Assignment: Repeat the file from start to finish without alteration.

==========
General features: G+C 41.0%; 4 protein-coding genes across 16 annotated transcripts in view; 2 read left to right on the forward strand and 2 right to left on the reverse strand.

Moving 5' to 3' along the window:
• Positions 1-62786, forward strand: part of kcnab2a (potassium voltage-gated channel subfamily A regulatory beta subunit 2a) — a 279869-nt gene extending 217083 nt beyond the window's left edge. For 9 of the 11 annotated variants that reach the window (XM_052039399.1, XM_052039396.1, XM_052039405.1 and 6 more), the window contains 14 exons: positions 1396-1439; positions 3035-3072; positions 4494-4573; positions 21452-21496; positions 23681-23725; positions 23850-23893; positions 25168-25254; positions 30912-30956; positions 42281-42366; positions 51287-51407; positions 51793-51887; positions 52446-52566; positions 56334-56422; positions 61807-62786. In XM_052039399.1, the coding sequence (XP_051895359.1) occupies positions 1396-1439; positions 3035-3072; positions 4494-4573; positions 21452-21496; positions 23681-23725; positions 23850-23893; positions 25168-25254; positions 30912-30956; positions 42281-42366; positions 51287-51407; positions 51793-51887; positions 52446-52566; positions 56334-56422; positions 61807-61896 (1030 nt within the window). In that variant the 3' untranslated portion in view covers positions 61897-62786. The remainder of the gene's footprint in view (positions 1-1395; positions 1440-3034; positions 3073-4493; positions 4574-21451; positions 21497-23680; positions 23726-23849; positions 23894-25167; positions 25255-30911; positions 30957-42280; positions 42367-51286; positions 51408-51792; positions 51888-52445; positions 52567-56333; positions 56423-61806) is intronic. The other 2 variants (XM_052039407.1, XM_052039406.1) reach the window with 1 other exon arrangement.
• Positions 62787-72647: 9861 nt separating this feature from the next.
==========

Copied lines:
General features: G+C 41.0%; 4 protein-coding genes across 16 annotated transcripts in view; 2 read left to right on the forward strand and 2 right to left on the reverse strand.

Moving 5' to 3' along the window:
• Positions 1-62786, forward strand: part of kcnab2a (potassium voltage-gated channel subfamily A regulatory beta subunit 2a) — a 279869-nt gene extending 217083 nt beyond the window's left edge. For 9 of the 11 annotated variants that reach the window (XM_052039399.1, XM_052039396.1, XM_052039405.1 and 6 more), the window contains 14 exons: positions 1396-1439; positions 3035-3072; positions 4494-4573; positions 21452-21496; positions 23681-23725; positions 23850-23893; positions 25168-25254; positions 30912-30956; positions 42281-42366; positions 51287-51407; positions 51793-51887; positions 52446-52566; positions 56334-56422; positions 61807-62786. In XM_052039399.1, the coding sequence (XP_051895359.1) occupies positions 1396-1439; positions 3035-3072; positions 4494-4573; positions 21452-21496; positions 23681-23725; positions 23850-23893; positions 25168-25254; positions 30912-30956; positions 42281-42366; positions 51287-51407; positions 51793-51887; positions 52446-52566; positions 56334-56422; positions 61807-61896 (1030 nt within the window). In that variant the 3' untranslated portion in view covers positions 61897-62786. The remainder of the gene's footprint in view (positions 1-1395; positions 1440-3034; positions 3073-4493; positions 4574-21451; positions 21497-23680; positions 23726-23849; positions 23894-25167; positions 25255-30911; positions 30957-42280; positions 42367-51286; positions 51408-51792; positions 51888-52445; positions 52567-56333; positions 56423-61806) is intronic. The other 2 variants (XM_052039407.1, XM_052039406.1) reach the window with 1 other exon arrangement.
• Positions 62787-72647: 9861 nt separating this feature from the next.